MM Herman & Associates, LLC v. Black Knight Publishing c/o Black Knight
Claim Number: FA1005001324437
Complainant is MM Herman & Associates, LLC (“Complainant”), represented by Daniel
REGISTRAR AND DISPUTED DOMAIN NAME
The domain name at issue is <swinefluarmour.com>, registered with FASTDOMAIN, INC.
The undersigned certifies that he or she has acted independently and impartially and to the best of his or her knowledge has no known conflict in serving as Panelist in this proceeding.
Michael Albert as Panelist.
Complainant submitted a Complaint to the National Arbitration Forum electronically on May 13, 2010.
On May 13, 2010, FASTDOMAIN, INC. confirmed by e-mail to the National Arbitration Forum that the <swinefluarmour.com> domain name is registered with FASTDOMAIN, INC. and that the Respondent is the current registrant of the name. FASTDOMAIN, INC. has verified that Respondent is bound by the FASTDOMAIN, INC. registration agreement and has thereby agreed to resolve domain-name disputes brought by third parties in accordance with ICANN’s Uniform Domain Name Dispute Resolution Policy (the “Policy”).
On May 25, 2010, the Forum served the Complaint and all Annexes, including a Written Notice of the Complaint, setting a deadline of June 14, 2010 by which Respondent could file a Response to the Complaint, via e-mail to all entities and persons listed on Respondent’s registration as technical, administrative, and billing contacts, and to firstname.lastname@example.org. Also on May 25, 2010, the Written Notice of the Complaint, notifying Respondent of the email addresses served and the deadline for a Response, was transmitted to Respondent via post and fax, to all entities and persons listed on Respondent’s registration as technical, administrative and billing contacts.
A timely Response was received and determined to be complete on May 26, 2010.
On June 2, 2010, pursuant to Complainant’s request to have the dispute decided by a single-member Panel, the National Arbitration Forum appointed Michael Albert as Panelist.
Complainant requests that the domain name be transferred from Respondent to Complainant.
Complainant, MM Herman & Associates, LLC (“MM Herman”), is in the business of providing specialty emergency supplies for pandemic influenza preparedness. Complainant argues that due to its continued use and the widespread recognition of the FLU ARMOUR mark in connection with these supplies since February 16, 2006 it has established common law rights in the mark.
Complainant claims that it has filed several applications for trademarks related to its business. Complainant asserts that it has a pending trademark application for the FLU ARMOUR mark with the United States Patent and Trademark Office (“USPTO”) that has been published for opposition (e.g., Serial No. 77,826,359 filed September 15, 2009) and that, to date, Complainant has received no evidence of a conflicting right to the FLU ARMOUR mark. The USPTO applications list a first use in commerce date of February 16, 2006 for Complainant’s mark.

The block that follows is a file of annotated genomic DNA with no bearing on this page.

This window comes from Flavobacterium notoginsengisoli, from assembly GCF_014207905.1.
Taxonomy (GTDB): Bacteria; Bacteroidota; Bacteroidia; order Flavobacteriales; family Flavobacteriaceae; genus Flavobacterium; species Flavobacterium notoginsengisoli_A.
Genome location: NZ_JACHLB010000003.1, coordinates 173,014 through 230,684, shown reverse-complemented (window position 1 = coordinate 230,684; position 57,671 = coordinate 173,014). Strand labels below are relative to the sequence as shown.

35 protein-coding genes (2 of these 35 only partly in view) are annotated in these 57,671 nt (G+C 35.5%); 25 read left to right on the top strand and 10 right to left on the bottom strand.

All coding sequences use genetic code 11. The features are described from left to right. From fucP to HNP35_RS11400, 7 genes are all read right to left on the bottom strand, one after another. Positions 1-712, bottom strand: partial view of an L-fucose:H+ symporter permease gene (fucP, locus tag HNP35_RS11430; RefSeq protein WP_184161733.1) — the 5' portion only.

Complainant states that the FLU ARMOUR mark was featured twice in the New York Times during the H1N1 (“swine flu”) outbreak in 2009. Additionally, the Complainant attests that the FLU ARMOUR mark was shown on ABC News during the H5N1 (“bird flu”) outbreak in 2006. Complainant avers that its customers include the Centers for Disease Control and Prevention, Marriott Hotels, Amgen, NYC Transit Authority, and the U.S. Department of Homeland Security. Complainant asserts that its website <fluarmour.com> has received millions of hits and remains a major driver of Complainant’s business.
Complainant alleges that Respondent uses the disputed <swinefluarmour.com> domain name for no legitimate business purpose other than to advertise for FLU ARMOUR’s chief competitors by running hyperlinked advertisements atop every page of its website. (See, e.g., Exhibits A-F). Complainant asserts that this advertising practice allows its competitors to capture profit, consumer interest, and goodwill that would otherwise have gone to <fluarmour.com>.
Complainant avers that the competitive advertising on <swinefluarmour.com> confuses consumers as to the source of Complainant’s products and drives business away from Complainant’s site and to its competitors. Further, Complainant asserts that Respondent did not establish its website until years after the FLU ARMOUR brand became successful and that Respondent cannot claim any prior right to the FLU ARMOUR mark. In addition, Complainant argues that Respondent profits from the disputed domain name in click-through revenue generated when visitors use the posted hyperlinks.
Complainant asserts that Respondent does not have a legitimate business purpose because the website does not offer any products for sale nor does it list product prices, quantity options, shipping costs, or product information. (See Exhibits A-F). Additionally, Complainant argues that the “only logical reason for choosing the <swinefluarmour.com> domain name is the diversion of traffic from <fluarmour.com>.” Also, Complainant attests that Respondent does not make a non-commercial or fair use of the domain name because, while the website does contain a few articles and educational hyperlinks, these are not updated nor do they hold a prominent position on the website.